The Paducah Police Department's Professional Standards Unit is responsible for investigating complaints against officers, tracking use of force (response to resistance), assisting with policy development, maintaining training records and standards, managing accreditation issues, and assessing Homeland Security threats. Captain David White (pictured to the left) leads the unit and is supported by Training Officer Rob Estes. Captain White can be contacted at (270) 444-8534 or by email.
The Paducah Police Department received accreditation through the Kentucky Association of Chiefs of Police (KACP) in 2004 and again achieved the accreditation seal in 2009 for another five year term. The Paducah Police Department is one of approximately 77 KACP accredited police and sheriff's organizations statewide. More About Accreditation >>
Officers are real people trying to do the best job in some of life's most difficult circumstances. The Paducah Police Department has high expectations of its employees and wants each one to live up to those expectations on a daily basis. In 2012, 35 complaints were filed against officers, 26 of which were internally generated. Internal complaints are usually generated by an officer's supervisor in response to some type of recognized policy violation. From simple violations to the most complex, they can range in disciplinary measures from an Employee Improvement Notice, to a written reprimand, to suspension, and even termination. The Paducah Police Department places a high value on accountability since it builds public trust and confidence.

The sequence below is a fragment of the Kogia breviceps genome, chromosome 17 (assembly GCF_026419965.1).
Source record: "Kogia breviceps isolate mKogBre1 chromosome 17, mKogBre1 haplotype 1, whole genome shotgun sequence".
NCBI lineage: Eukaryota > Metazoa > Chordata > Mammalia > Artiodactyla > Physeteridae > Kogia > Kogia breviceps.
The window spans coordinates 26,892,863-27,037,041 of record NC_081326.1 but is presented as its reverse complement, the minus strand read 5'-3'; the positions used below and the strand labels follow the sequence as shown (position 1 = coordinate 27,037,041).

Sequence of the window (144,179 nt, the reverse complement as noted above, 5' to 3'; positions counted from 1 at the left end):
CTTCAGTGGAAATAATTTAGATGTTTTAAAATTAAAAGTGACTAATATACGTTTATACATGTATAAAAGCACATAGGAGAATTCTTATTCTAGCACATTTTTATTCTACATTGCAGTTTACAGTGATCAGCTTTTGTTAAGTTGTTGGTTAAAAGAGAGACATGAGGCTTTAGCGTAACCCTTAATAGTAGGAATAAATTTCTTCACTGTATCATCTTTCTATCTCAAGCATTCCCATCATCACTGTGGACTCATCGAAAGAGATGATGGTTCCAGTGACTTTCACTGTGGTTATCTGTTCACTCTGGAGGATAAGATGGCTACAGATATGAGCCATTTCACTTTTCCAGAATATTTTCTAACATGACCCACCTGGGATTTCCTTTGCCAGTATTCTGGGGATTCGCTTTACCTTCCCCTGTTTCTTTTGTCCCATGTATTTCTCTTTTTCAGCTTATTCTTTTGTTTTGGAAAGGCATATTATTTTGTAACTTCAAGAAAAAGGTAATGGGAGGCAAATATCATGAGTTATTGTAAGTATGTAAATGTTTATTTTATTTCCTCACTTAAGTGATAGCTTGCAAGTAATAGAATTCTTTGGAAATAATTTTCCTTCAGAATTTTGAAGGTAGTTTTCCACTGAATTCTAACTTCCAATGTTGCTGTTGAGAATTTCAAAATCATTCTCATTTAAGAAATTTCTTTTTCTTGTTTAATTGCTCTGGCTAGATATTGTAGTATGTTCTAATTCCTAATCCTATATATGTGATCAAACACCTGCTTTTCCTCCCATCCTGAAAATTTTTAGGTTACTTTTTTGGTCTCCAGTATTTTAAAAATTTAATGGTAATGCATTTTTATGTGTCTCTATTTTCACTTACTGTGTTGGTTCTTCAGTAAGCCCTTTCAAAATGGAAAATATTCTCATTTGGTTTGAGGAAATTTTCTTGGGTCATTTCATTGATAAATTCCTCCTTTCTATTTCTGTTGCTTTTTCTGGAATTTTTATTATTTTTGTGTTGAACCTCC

Captain David White is the Paducah Police Department's Homeland Security liaison. The Kentucky Intelligence Fusion Center (KIFC) is responsible for compiling, blending, analyzing, and disseminating information among the broad network of law enforcement, public health, and other key organizations. Captain White's role is the liaison for information and intelligence between the Paducah Police Department and the KIFC.
The Professional Standards Unit maintains training records and ensures that officers receive the proper amount and type of training each year. In 2012, officers participated in 6862 hours of certified (state) training including 3348 hours of in-house training. This is an average of 139 hours of training per officer at an average cost of $745 per officer. More About Training >>